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Society presidents urge a united 2007 for profession

Society presidents urge a united 2007 for profession

THREE STATE law society presidents have flagged the national profession model and structure of the Law Council of Australia (LCA) as two major focuses for 2007, as well as good relationships…

THREE STATE law society presidents have flagged the national profession model and structure of the Law Council of Australia (LCA) as two major focuses for 2007, as well as good relationships with the top national firms in the country.

Presidents Geoff Dunlevy (NSW Law Society) and Geoff Provis (Law Institute of Victoria) also aim to campaign strongly for tort law reform, while Maria Saraceni (WA Law Society) is keeping an eye on experienced lawyer movement out of large firms into smaller boutique or in-house counsel practices.

New NSW president Dunlevy expects big things in 2007, being a state election year.

He described efforts toward a national profession as progressing reasonably well, with the groundwork “basically bedded down on the eastern seaboard”.

“Anything that breaks down artificial barriers and reinforces that we really are one single nation I think is very positive,” he said.

Top-tier interest in securing a seat at the LCA table through the Major Law Firm Group will help the national body stay relevant to the profession, as according to Dunlevy, “the large firms want to engage with the [LCA]. They want to ensure it remains a worthwhile, energetic organisation, and I think the broader profession wants that as well”.

In Victoria, Provis agreed that the structure of the LCA will be a major issue this year. Although some of the “principal aspects” of a seat at the LCA table caused Provis “slight misgivings”, he is “the first to say that I support the proposition”.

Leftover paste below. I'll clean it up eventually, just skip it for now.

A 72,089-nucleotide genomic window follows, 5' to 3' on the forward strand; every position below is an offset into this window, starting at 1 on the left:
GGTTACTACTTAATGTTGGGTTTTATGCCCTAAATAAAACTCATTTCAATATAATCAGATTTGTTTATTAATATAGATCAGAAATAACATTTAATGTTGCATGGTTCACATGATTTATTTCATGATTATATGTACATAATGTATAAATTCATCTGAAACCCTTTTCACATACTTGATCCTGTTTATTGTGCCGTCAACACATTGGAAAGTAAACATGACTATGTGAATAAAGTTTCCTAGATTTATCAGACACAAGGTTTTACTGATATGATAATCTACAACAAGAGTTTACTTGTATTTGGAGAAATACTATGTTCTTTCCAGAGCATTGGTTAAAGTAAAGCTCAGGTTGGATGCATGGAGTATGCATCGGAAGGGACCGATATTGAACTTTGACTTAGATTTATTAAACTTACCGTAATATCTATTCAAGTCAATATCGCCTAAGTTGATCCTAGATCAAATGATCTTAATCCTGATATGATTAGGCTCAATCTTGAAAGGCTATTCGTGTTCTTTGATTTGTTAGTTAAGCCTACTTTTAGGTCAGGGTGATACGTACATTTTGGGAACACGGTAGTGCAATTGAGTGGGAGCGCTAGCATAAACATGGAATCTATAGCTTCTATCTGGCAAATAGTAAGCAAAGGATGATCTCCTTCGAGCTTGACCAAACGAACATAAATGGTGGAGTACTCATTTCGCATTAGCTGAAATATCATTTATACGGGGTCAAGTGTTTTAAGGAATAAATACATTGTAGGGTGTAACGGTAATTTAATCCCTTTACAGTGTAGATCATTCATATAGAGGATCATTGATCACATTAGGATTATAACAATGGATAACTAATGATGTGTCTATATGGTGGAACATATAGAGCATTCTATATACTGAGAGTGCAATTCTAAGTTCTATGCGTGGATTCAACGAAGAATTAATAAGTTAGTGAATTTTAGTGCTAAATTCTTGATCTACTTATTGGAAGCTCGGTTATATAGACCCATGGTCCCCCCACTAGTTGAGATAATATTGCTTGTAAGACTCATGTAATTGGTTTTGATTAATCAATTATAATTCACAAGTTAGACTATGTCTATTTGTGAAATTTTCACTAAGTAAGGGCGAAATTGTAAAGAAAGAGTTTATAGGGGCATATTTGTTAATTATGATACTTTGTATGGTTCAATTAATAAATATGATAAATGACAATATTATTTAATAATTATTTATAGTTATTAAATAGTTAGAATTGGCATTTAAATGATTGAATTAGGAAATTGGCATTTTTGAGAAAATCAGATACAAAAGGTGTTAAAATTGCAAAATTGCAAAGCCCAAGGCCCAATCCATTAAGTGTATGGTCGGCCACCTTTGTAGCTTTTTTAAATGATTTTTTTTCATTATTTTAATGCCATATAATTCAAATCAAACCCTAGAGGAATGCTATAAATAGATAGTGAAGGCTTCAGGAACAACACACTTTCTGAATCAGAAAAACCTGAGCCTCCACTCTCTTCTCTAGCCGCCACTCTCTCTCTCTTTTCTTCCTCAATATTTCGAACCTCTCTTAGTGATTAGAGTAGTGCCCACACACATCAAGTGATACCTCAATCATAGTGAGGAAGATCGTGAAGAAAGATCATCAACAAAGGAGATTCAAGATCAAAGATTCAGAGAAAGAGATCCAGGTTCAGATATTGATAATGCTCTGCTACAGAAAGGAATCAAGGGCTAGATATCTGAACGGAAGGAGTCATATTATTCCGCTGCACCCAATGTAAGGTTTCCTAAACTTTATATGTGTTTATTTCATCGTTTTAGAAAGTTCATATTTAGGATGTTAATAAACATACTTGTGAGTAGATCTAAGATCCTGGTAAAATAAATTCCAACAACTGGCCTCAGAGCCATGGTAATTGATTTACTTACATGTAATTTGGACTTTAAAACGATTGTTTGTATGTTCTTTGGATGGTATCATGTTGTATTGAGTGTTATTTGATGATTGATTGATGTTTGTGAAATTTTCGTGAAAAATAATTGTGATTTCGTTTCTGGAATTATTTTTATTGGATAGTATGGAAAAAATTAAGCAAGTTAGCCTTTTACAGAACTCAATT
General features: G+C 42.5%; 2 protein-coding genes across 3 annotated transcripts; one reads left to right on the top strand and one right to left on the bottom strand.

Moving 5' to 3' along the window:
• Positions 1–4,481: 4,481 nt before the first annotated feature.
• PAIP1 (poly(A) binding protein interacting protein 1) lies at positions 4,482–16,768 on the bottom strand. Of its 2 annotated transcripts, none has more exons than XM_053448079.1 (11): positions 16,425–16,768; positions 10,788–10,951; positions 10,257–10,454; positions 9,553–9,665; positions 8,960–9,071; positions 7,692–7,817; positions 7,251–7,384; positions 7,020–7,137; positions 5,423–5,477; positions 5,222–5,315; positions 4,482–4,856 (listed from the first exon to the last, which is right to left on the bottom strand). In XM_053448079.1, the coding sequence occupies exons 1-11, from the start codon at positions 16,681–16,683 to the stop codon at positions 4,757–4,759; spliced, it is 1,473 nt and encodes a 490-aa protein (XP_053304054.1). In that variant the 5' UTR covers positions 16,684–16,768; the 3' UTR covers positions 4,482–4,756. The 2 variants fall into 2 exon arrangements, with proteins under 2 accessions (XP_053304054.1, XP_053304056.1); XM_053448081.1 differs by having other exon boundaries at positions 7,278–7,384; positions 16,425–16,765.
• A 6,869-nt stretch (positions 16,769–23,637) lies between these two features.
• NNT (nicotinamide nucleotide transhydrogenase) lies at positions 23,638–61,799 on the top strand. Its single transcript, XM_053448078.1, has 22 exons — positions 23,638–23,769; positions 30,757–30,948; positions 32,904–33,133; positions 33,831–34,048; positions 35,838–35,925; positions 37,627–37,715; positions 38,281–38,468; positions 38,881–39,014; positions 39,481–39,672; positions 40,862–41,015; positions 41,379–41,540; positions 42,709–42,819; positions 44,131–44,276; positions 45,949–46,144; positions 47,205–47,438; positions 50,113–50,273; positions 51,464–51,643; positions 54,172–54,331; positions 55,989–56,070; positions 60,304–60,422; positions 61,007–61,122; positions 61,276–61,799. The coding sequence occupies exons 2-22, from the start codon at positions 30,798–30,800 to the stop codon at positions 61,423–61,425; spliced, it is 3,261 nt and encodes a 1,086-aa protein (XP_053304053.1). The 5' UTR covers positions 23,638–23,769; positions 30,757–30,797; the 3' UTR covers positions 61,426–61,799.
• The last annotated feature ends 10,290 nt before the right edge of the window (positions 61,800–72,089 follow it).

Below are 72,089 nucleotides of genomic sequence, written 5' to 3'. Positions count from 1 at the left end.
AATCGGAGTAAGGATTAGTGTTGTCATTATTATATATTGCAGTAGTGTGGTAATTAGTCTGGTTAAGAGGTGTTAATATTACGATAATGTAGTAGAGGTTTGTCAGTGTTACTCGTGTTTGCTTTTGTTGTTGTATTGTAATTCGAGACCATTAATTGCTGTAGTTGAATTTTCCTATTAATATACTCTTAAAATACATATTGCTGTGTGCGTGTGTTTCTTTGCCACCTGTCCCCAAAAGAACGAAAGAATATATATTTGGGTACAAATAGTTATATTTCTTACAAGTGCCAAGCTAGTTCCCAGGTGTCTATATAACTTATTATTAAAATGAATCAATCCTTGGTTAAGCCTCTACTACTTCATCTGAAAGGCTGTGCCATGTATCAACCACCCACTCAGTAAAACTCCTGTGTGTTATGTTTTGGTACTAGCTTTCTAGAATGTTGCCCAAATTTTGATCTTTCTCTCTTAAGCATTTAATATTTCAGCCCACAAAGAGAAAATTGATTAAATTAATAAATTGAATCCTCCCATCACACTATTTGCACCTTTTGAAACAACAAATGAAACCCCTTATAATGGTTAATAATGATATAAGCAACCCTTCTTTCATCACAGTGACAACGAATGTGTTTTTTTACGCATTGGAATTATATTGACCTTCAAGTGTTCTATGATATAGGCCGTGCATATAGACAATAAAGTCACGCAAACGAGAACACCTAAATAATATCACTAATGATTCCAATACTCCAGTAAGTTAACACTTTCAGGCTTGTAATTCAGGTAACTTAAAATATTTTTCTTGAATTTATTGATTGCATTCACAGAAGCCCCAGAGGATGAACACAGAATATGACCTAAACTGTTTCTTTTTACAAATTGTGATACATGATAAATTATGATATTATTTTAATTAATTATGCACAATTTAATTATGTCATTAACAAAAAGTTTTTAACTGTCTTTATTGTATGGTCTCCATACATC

Although to some the progress of the national profession is “glacial”, according to Provis, it should be given top priority across all states, because of its far-reaching advantages.

“It’s not something that matters just to large firms,” he said, “but also matters to any smaller practitioners that operate across state boundaries.”

The Victorian president also believes the LIV’s relationship with the major firms is “generally speaking very good, strong [and] robust”.

“Most of the major firms have all of their members as [LIV] members. There are a couple that don’t, but I’m confident that [a seat at the LCA], together with some other changes, will change that over time,” he said.

“I look forward, confidently, to expanded membership from those large firms.”

Dunlevy said a similarly good relationship existed in Sydney. “The [NSW] Law Society is enjoying a very positive relationship with the large firms. They are key drivers in the legal services industry, and the Law Society will always do its best to ensure that we meet their needs.”

Over in the west, WA Law Society president Maria Saraceni, received a draft of the state’s new Legal Practice Act right before Christmas, and is working now towards the 1 July enacting date.

But in answer to suggestions that strain may be developing between major firms and representative law bodies, she has seen little evidence of it spreading west.

“I think there is an issue in Victoria and New South Wales; because the large law firms have their control in the east coast, they dictate what will happen,” she said.

A meeting late last year with the WA heads of the major firms demonstrated their relationship with the Law Society is very good. In fact “not one of them had an issue,” she said.

According to Saraceni, Perth has seen many partners from larger firms leaving to establish boutique practices or take up in-house counsel positions, particularly at resources companies such as Woodside and Rio Tinto.

The resources boom has helped such companies offer lucrative enticements, allowing them increasingly to attract senior lawyers to their ranks.

“Usually it was the younger lawyers becoming in-house counsel, whereas this is at the very senior level,” she said.

The future of law societies as state-based representative bodies was, at least in Victoria, by no means certain.

“Over time, the Victorian view is that we will have one Australian Law Society,” Provis said.

“We in Victoria, in the LIV, are prepared to give up assets, and give up independence, for that purpose,” he said. “Now that’s a long term goal, but it’s one that I think is worth aiming for.”

Whether his colleagues in the other states and territories agree is a question yet to be answered.

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